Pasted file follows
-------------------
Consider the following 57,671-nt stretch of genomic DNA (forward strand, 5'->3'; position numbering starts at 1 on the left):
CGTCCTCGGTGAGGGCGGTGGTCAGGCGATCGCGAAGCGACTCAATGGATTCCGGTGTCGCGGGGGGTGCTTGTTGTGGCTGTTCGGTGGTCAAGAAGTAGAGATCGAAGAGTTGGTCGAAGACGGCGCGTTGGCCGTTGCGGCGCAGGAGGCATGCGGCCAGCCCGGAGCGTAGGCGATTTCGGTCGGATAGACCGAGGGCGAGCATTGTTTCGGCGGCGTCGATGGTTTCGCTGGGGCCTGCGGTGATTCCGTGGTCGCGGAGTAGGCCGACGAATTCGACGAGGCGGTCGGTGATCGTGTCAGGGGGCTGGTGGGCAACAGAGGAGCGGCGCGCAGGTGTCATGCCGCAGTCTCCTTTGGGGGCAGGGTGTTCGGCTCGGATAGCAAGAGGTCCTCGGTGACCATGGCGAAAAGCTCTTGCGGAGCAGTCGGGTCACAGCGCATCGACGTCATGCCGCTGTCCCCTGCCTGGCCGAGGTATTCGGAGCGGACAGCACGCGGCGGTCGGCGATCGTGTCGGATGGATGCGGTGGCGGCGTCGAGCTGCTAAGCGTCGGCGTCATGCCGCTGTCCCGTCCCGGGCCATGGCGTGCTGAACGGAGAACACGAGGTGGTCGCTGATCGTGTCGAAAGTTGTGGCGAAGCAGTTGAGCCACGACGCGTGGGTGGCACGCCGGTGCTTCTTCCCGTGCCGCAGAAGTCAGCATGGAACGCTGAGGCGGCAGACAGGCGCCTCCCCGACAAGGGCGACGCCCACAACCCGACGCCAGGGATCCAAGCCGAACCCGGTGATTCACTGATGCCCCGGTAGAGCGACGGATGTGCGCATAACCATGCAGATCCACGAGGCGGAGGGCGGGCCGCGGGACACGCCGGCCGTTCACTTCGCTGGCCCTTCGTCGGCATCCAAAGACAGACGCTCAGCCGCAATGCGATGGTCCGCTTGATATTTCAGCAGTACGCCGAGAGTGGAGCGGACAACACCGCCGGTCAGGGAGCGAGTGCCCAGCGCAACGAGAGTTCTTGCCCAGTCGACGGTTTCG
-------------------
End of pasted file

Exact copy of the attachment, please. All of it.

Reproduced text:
Consider the following 57,671-nt stretch of genomic DNA (forward strand, 5'->3'; position numbering starts at 1 on the left):
CGTCCTCGGTGAGGGCGGTGGTCAGGCGATCGCGAAGCGACTCAATGGATTCCGGTGTCGCGGGGGGTGCTTGTTGTGGCTGTTCGGTGGTCAAGAAGTAGAGATCGAAGAGTTGGTCGAAGACGGCGCGTTGGCCGTTGCGGCGCAGGAGGCATGCGGCCAGCCCGGAGCGTAGGCGATTTCGGTCGGATAGACCGAGGGCGAGCATTGTTTCGGCGGCGTCGATGGTTTCGCTGGGGCCTGCGGTGATTCCGTGGTCGCGGAGTAGGCCGACGAATTCGACGAGGCGGTCGGTGATCGTGTCAGGGGGCTGGTGGGCAACAGAGGAGCGGCGCGCAGGTGTCATGCCGCAGTCTCCTTTGGGGGCAGGGTGTTCGGCTCGGATAGCAAGAGGTCCTCGGTGACCATGGCGAAAAGCTCTTGCGGAGCAGTCGGGTCACAGCGCATCGACGTCATGCCGCTGTCCCCTGCCTGGCCGAGGTATTCGGAGCGGACAGCACGCGGCGGTCGGCGATCGTGTCGGATGGATGCGGTGGCGGCGTCGAGCTGCTAAGCGTCGGCGTCATGCCGCTGTCCCGTCCCGGGCCATGGCGTGCTGAACGGAGAACACGAGGTGGTCGCTGATCGTGTCGAAAGTTGTGGCGAAGCAGTTGAGCCACGACGCGTGGGTGGCACGCCGGTGCTTCTTCCCGTGCCGCAGAAGTCAGCATGGAACGCTGAGGCGGCAGACAGGCGCCTCCCCGACAAGGGCGACGCCCACAACCCGACGCCAGGGATCCAAGCCGAACCCGGTGATTCACTGATGCCCCGGTAGAGCGACGGATGTGCGCATAACCATGCAGATCCACGAGGCGGAGGGCGGGCCGCGGGACACGCCGGCCGTTCACTTCGCTGGCCCTTCGTCGGCATCCAAAGACAGACGCTCAGCCGCAATGCGATGGTCCGCTTGATATTTCAGCAGTACGCCGAGAGTGGAGCGGACAACACCGCCGGTCAGGGAGCGAGTGCCCAGCGCAACGAGAGTTCTTGCCCAGTCGACGGTTTCG